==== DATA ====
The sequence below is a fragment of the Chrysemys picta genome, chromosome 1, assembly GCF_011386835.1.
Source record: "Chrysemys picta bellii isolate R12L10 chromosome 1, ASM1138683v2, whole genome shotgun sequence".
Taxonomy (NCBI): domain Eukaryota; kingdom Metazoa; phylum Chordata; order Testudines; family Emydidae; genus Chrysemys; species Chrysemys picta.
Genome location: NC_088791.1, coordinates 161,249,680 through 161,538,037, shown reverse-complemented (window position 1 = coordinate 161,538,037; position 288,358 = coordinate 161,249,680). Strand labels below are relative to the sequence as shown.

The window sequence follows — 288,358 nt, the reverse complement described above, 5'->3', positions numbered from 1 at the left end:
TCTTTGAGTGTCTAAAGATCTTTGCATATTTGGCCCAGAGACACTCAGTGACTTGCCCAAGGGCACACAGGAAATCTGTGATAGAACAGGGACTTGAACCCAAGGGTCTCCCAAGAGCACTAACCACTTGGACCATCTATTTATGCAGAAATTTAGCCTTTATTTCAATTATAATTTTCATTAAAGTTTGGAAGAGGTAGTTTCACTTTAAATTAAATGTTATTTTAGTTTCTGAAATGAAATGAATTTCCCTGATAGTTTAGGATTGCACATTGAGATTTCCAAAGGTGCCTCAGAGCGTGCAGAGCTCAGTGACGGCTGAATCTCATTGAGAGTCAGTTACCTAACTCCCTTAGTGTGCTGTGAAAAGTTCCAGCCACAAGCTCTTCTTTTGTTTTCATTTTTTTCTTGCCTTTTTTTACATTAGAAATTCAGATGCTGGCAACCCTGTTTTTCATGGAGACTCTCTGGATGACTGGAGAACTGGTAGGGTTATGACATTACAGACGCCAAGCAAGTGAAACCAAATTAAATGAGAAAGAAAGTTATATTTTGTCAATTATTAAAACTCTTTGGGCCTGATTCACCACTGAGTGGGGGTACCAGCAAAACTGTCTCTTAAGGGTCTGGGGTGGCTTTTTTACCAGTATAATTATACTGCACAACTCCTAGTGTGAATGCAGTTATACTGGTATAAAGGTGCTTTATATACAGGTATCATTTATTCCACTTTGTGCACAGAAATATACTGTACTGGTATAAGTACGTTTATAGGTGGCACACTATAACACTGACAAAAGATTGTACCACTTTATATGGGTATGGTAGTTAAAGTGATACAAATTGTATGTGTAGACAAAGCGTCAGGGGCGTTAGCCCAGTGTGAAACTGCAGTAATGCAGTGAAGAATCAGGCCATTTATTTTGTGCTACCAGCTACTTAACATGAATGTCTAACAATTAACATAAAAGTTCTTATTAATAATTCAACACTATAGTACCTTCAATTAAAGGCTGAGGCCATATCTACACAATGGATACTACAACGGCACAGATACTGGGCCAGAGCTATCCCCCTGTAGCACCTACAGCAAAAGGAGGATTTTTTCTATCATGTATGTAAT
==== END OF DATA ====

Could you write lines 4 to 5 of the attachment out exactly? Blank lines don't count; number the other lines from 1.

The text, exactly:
Genome location: NC_088791.1, coordinates 161,249,680 through 161,538,037, shown reverse-complemented (window position 1 = coordinate 161,538,037; position 288,358 = coordinate 161,249,680). Strand labels below are relative to the sequence as shown.

The window sequence follows — 288,358 nt, the reverse complement described above, 5'->3', positions numbered from 1 at the left end: